Synopsis of Toy
When the Great Depression hit the United States in the 1930’s, large and expensive toys suddenly were out of fashion. Just the same, kids still wanted to have fun, and smaller, less costly toys became popular during those money-conscious times. One of the most popular toys to rise up during this era was the die-cast car, and the leader in the creation of these pocket-sized gems was a company known as Tootsietoys.
Die-casting was introduced to the world at the Columbian Exposition of 1893 with a machine called the Line-O-Type. This machine made it possible to manufacture metal items by melting the metal into a liquid form and pouring it into a pre-set mold. American manufacturer Charles Dowst witnessed this machine at work, and liking what he saw, he began using this technology back in the United States. In 1906, he took notice of the popularity of “horseless carriages” and began manufacturing small toy cars for children.
Dowst took his next stride forward in 1910. When Henry Ford’s Model T Ford became a popular automobile, Dowst decided to use it as the model for a series of small die-cast cars. Dowst produced a highly-detailed replica of the Model T Ford. These toys combined high quality with a convenient size and an affordable price to become a big hit. As a result, Dowst began producing the Model T Fords and other die-cast vehicles through his company, Dowst Manufacturing Co.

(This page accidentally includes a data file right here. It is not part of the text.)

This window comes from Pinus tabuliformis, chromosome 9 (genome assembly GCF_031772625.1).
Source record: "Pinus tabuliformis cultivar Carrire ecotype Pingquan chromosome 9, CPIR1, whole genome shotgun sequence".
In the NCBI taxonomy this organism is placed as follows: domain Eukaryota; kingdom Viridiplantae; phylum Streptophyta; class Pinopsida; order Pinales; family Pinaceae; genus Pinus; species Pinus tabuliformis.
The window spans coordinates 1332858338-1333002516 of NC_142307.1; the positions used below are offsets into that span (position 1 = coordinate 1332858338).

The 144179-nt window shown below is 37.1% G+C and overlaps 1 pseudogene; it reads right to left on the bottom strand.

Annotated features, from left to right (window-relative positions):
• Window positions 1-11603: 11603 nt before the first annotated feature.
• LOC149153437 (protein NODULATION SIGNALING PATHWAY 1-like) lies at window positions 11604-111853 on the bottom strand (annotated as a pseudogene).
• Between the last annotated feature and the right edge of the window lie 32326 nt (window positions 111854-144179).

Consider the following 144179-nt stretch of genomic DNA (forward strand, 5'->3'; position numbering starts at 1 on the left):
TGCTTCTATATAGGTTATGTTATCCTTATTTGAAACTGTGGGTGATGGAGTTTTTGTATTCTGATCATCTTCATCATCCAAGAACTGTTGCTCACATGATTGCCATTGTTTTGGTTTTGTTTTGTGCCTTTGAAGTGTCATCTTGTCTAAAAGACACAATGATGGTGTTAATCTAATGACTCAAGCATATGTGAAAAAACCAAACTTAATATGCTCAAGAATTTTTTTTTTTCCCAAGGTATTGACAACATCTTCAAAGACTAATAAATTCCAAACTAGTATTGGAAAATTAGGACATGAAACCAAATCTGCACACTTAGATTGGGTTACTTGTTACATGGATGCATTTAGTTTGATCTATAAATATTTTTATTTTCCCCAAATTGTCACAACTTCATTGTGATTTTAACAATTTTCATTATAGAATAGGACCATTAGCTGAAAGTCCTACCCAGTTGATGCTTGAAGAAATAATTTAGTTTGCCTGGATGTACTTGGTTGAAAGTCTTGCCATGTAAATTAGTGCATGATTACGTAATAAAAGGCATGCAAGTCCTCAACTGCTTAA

The company also experimented with other die-cast toys, including a line of dollhouse furniture in 1922. These items were named “Tootsie Toys” in honor of one of Dowst’s granddaughters, and in 1924, Dowst Manufacturing Co. took the name of these toys as their company’s name. The company continued to produce several die-cast toys, although they shifted their focus to other, less-expensive toys after World War II. One of their best-selling non-die-cast toys was the solution used to blow bubbles. Tootsietoys was the first company to put this on the market, and it remains popular today.
As they moved into the 1950’s, die-cast toys remained a specialty for Tootsietoys, and they began making new kinds of vehicles like Jeeps and fire-fighting trucks. In 1961, Tootsietoys merged with Strombecker, a specialist in plastic toys. Although their names both appeared on the packages of their toys, Tootsietoys continued to focus on die-cast toys while Strombecker focused on plastic toys. The company made their last purely die-cast vehicles in 1969. Since then, the die-cast Tootsietoys have also included plastic parts.
Tootsietoys continues to be an important company today. Their new cars are models of choice for toy car enthusiasts, and their classic die-cast cars remain a hot item among toy collectors. If you want a quality toy car with a sense of history to back it up, then a Tootsietoy is a ride worth taking.
Release History of Toy1906 - Dowst makes his first die-cast toy cars
1910 - Model T Ford
1924 - Tootsietoys
Sub Categories of Toysdie-cast